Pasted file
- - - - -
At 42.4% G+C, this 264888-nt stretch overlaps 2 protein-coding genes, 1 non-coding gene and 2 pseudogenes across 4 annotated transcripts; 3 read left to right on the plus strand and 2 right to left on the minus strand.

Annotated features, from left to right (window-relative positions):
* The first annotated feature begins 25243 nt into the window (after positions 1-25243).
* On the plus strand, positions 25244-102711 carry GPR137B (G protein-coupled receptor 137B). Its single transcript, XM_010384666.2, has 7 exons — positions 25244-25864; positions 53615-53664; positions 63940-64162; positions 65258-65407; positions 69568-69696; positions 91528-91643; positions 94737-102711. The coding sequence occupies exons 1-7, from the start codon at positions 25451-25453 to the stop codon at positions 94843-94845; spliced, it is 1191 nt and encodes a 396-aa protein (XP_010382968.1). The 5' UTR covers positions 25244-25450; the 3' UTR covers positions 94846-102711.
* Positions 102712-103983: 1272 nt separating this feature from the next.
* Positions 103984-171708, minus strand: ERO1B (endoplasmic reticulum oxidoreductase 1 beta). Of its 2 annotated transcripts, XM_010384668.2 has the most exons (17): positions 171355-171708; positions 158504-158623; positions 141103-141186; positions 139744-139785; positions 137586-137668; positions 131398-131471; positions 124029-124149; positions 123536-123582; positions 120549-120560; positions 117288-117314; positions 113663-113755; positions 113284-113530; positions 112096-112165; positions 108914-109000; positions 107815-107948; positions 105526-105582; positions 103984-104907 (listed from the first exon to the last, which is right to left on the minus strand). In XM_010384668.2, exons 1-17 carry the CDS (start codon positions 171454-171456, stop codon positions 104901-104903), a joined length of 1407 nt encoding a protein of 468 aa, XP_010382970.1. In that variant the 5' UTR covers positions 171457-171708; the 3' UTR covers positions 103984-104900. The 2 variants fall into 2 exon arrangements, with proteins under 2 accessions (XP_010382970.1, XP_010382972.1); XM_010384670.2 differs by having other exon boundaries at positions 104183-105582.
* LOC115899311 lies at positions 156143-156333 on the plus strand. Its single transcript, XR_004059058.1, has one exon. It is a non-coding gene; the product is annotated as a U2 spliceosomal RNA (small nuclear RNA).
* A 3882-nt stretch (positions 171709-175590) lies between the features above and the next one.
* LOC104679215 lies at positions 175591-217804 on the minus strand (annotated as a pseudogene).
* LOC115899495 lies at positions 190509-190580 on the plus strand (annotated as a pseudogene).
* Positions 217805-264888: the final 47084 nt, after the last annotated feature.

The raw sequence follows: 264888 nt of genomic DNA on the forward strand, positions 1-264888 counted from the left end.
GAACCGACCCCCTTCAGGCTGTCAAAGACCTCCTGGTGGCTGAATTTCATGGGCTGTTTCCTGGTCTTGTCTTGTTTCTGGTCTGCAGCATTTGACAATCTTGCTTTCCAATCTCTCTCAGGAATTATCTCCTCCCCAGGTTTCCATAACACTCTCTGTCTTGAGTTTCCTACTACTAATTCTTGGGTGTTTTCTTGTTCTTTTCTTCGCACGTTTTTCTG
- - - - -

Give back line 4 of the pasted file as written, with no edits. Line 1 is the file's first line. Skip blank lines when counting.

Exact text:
* On the plus strand, positions 25244-102711 carry GPR137B (G protein-coupled receptor 137B). Its single transcript, XM_010384666.2, has 7 exons — positions 25244-25864; positions 53615-53664; positions 63940-64162; positions 65258-65407; positions 69568-69696; positions 91528-91643; positions 94737-102711. The coding sequence occupies exons 1-7, from the start codon at positions 25451-25453 to the stop codon at positions 94843-94845; spliced, it is 1191 nt and encodes a 396-aa protein (XP_010382968.1). The 5' UTR covers positions 25244-25450; the 3' UTR covers positions 94846-102711.